Thursday, August 08, 2013

School on Sunday? Errors of Chronology


This past week, I received an email from my new editor outlining strengths and revision ideas for my spring 2014 novel.

The big-ticket mistakes my editors usually find in my novels are what I call "errors of chronology." These are slip-ups that lead editors to write things like "the ch. began at 9:30 A.M., so why is she eating lunch six hours later?" This time, my editor pointed out (among other errors) that the novel takes place over seven days, that we start on a Sunday night, but that the protagonist's son gets up and dressed for school on the final day of the book. He's going to school on Sunday? Maybe he's a seven-year-old who just really loves school... (You can see why I wrote this lovely lady a heart-felt thank-you note for her efforts to make me look smarter than I am.)

I deem these "errors of chronology" for another reason, too: it takes me a year to write a book. Stephen King, in "On Writing," suggests that one should never spend more than three months on a novel, that the writer often loses flow of the book if he spends longer writing it. I concur. But I also lead a double life -- something most writers I know do. That  may sound devious, but I'm talking about work and family and "life" commitments. I once read a great quote by a poet (I forget which one) who said, "I write all day long, but I type for one hour." Most working writers I know actually write only a couple hours a day. I fall into that category.

Sequential problems arise because writing a novel is a lot like riding a train. You get on it for two hours in the morning. Then the train stops. You get off, go to work. Then you ride it for a couple hours the next morning. No matter how hard I work to keep notes as I write, no matter how many times I hit the "search-and-find" option to go back and review a character description, this leads to slip ups and lapses of memory on the writer's part -- at least it usually does for me.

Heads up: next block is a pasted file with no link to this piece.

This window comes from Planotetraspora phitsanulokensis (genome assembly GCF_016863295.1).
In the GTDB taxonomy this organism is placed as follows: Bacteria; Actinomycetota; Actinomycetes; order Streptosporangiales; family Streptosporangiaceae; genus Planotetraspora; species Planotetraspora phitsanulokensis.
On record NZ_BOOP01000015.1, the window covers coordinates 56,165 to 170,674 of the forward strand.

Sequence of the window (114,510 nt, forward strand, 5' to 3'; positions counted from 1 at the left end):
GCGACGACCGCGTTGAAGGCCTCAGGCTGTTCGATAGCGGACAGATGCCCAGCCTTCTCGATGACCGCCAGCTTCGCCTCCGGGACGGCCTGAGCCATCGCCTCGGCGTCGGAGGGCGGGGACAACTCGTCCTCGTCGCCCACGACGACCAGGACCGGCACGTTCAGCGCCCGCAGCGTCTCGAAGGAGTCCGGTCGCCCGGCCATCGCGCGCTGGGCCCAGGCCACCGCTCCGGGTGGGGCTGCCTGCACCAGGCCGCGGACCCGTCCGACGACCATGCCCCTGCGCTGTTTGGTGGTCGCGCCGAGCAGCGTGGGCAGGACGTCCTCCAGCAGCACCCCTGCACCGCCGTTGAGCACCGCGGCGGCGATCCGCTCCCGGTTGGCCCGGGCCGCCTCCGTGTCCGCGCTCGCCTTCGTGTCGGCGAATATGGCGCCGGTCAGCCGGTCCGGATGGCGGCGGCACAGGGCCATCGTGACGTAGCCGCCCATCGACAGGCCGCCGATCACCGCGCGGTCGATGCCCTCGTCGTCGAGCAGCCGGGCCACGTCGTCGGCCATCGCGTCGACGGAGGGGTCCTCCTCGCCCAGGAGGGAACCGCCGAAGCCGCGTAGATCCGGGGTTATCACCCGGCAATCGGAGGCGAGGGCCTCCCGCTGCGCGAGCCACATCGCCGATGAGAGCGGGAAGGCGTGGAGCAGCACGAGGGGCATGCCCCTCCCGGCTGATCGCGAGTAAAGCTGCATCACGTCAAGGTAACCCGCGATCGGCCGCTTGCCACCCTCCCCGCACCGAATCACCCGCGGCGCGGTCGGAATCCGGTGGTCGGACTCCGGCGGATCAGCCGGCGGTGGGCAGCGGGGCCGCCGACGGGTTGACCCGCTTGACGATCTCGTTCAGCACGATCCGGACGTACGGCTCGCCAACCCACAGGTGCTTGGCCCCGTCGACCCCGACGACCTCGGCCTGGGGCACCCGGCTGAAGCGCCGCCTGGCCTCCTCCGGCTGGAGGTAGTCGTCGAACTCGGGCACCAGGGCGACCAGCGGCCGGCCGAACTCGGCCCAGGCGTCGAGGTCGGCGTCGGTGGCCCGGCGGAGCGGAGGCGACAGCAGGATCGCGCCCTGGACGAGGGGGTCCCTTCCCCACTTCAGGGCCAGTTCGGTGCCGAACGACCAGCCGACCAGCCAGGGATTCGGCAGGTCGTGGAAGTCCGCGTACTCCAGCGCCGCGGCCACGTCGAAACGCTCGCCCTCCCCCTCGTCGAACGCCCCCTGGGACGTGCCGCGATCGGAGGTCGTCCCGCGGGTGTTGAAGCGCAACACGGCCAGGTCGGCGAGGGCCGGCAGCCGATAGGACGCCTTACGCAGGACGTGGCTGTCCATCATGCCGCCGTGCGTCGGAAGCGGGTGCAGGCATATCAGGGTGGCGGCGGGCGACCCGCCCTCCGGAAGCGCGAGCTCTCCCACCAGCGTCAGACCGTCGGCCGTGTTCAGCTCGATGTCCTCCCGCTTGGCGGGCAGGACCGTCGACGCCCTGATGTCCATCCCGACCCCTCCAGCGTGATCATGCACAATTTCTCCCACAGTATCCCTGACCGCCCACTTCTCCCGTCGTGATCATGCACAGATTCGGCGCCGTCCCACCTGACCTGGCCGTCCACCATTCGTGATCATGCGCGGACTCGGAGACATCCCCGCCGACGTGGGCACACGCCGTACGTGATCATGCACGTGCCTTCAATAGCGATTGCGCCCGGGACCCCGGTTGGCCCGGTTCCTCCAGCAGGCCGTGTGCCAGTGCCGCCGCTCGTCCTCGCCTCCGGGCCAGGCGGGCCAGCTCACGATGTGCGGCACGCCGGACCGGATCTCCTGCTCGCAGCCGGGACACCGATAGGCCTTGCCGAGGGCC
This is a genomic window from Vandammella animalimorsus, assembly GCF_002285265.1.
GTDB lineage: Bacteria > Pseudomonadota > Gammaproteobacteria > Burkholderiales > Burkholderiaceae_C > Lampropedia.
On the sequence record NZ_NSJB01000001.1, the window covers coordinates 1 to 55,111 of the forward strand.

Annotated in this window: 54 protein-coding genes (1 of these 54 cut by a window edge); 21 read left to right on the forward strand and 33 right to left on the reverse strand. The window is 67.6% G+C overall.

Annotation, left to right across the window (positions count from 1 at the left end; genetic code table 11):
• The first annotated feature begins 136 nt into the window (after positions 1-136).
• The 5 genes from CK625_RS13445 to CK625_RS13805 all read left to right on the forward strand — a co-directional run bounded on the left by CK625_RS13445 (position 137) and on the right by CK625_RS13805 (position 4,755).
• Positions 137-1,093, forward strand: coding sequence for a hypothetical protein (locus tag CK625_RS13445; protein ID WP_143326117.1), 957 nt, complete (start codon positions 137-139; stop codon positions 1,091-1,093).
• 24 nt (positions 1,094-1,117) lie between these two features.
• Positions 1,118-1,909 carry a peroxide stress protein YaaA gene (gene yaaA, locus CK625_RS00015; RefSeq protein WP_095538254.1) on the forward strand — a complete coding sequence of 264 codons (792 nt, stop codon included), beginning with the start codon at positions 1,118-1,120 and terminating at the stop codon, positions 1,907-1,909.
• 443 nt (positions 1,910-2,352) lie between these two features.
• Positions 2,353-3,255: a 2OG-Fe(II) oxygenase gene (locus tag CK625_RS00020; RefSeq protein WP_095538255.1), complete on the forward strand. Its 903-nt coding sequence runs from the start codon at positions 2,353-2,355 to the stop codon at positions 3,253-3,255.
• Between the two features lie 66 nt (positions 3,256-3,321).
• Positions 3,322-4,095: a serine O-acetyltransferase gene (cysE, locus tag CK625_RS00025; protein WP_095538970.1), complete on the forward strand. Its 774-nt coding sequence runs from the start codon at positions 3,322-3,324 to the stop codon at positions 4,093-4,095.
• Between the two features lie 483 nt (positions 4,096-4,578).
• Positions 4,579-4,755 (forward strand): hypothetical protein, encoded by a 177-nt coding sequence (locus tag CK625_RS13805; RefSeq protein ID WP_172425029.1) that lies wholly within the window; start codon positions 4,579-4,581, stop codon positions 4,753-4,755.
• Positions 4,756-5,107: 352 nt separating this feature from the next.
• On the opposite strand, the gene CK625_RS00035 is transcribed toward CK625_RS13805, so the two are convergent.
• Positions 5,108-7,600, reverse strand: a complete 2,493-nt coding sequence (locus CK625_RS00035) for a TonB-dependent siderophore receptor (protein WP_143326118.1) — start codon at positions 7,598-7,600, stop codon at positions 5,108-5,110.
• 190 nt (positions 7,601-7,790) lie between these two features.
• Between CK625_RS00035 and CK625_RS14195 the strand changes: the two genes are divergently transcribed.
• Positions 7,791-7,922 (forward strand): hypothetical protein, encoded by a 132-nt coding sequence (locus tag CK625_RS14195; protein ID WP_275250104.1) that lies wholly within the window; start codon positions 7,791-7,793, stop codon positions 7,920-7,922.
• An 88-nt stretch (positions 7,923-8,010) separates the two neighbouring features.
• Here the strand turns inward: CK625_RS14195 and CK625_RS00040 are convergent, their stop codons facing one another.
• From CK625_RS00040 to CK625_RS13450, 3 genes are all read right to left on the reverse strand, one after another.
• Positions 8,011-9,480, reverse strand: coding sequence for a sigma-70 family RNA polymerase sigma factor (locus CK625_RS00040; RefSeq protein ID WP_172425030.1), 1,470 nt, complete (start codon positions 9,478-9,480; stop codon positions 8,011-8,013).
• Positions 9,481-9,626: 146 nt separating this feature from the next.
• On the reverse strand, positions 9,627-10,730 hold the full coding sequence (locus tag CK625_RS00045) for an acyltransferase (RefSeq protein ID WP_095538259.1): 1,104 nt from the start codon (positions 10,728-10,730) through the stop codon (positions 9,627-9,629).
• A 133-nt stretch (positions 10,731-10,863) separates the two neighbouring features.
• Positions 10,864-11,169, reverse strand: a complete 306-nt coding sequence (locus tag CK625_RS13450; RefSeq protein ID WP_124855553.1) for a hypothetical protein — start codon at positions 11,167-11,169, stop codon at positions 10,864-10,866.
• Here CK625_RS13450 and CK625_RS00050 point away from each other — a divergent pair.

A friend -- someone who writes full time -- told me he reads the entire novel in progress each day before he writes a new word. That would take all of my allotted daily two hours, and some. But it would probably rid me of my errors of chronology. The character who had blue eyes on page 10 wouldn't have brown eyes on page 350, and poor seven year old boys wouldn't be asked to go to school on Sundays.

This all speaks to why every writer loves a good editor, and why once you find one, you never want to leave him or her.

2 comments:

Aline Templeton said...

I have exactly your problem - this last time I missed out a whole day in my week and got a painfully patient 'time-line' documant from my editor!

Frankie Y. Bailey said...

Same problem here. Since my days can actually stretch over several chapters, even when I use day/date and even hour of the day in the book, I still have a hard time remembering what day of the week it is. This time, I actually had to stop writing and go back and do an outline with days/times inserted. But that was only for the first half of the book. Oh, well.